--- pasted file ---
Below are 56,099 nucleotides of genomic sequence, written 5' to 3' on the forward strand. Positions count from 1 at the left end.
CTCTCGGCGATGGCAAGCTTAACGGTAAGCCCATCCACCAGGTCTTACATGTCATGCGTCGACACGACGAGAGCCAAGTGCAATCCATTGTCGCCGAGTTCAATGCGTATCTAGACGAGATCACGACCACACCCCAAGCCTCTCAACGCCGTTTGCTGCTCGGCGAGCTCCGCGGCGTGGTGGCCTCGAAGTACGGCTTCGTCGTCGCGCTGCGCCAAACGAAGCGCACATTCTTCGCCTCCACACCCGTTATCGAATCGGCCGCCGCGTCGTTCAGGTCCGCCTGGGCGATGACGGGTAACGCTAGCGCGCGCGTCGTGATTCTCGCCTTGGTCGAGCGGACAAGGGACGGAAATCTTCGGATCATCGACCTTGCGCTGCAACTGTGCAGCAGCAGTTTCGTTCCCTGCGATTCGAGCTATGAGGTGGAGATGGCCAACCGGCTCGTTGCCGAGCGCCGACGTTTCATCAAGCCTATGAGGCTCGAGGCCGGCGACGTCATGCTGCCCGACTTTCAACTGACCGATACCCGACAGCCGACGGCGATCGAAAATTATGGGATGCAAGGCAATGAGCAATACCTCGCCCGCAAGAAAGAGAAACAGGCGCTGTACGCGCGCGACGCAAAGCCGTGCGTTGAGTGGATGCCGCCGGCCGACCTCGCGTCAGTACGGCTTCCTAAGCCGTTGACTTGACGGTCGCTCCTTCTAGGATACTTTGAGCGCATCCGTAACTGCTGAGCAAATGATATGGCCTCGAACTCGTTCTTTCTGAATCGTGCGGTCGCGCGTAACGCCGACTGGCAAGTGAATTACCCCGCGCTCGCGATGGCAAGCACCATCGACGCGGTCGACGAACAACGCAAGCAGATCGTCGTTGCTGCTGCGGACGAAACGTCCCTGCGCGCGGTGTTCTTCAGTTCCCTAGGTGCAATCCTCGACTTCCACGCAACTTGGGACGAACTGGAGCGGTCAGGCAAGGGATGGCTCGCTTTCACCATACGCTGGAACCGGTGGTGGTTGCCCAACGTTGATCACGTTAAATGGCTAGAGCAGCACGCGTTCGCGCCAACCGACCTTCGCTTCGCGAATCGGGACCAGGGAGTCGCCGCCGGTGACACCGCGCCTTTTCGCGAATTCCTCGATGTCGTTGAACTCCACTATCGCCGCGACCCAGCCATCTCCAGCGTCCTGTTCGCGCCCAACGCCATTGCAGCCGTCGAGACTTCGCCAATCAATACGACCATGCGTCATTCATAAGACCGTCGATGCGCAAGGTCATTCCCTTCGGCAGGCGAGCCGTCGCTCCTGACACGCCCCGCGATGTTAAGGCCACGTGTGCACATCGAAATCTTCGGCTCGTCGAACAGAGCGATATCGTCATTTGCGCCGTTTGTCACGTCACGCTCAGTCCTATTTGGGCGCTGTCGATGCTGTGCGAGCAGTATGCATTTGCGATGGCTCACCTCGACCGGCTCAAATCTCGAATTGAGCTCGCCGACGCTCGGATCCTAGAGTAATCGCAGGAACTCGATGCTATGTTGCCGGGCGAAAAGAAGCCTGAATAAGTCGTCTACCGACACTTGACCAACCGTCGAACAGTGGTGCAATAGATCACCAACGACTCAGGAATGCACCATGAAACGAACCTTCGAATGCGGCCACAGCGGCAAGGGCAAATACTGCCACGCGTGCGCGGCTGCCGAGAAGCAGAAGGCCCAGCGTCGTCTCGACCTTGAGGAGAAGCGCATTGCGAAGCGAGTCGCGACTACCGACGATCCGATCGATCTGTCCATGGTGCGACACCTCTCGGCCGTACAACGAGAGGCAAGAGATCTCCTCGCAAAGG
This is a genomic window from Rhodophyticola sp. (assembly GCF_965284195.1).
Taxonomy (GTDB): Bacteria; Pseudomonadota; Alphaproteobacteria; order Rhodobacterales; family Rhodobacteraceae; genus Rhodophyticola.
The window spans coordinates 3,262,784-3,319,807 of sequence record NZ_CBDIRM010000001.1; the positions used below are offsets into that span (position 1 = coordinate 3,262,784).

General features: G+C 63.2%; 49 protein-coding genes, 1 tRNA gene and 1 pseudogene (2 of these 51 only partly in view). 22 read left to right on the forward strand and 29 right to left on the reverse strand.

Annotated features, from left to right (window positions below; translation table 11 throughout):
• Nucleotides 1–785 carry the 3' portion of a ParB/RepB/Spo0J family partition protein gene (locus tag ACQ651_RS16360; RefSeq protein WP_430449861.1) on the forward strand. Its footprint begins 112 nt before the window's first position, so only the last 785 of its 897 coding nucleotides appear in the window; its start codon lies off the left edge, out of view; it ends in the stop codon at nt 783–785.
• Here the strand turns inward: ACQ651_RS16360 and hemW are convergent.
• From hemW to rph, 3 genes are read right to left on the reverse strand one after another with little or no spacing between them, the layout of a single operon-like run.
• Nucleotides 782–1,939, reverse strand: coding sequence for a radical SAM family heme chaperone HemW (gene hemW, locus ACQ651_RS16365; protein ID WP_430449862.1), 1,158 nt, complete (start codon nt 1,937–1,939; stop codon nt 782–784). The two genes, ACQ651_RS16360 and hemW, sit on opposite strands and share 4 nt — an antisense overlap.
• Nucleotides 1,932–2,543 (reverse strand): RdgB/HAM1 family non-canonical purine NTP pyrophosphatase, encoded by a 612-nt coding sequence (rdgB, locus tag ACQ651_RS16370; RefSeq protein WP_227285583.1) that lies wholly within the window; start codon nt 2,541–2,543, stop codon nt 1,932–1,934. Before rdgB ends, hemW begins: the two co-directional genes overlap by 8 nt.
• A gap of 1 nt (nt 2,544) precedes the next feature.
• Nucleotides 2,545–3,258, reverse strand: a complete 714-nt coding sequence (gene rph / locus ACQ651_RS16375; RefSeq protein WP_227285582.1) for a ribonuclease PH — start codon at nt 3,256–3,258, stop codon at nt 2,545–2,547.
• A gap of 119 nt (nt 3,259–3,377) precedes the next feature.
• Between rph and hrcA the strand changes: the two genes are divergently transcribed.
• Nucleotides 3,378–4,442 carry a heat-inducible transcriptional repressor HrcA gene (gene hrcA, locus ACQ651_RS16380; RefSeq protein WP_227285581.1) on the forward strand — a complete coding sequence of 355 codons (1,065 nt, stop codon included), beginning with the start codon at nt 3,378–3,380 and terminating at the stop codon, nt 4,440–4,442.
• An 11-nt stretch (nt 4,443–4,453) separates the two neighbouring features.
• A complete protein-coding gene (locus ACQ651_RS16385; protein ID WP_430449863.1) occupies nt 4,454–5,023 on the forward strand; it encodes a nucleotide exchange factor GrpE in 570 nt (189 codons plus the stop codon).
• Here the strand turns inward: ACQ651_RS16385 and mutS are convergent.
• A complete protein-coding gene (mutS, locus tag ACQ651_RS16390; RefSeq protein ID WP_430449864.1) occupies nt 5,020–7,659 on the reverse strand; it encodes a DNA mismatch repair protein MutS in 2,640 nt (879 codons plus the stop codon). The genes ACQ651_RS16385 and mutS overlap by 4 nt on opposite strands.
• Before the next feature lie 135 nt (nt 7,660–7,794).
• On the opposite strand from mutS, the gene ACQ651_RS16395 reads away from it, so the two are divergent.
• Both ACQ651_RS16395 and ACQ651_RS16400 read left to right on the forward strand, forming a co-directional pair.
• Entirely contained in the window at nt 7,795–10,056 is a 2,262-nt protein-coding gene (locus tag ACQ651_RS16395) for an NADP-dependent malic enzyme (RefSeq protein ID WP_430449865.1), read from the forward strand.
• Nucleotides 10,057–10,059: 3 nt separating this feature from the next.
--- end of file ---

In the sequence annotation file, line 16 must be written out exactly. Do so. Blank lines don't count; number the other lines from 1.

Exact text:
• Between rph and hrcA the strand changes: the two genes are divergently transcribed.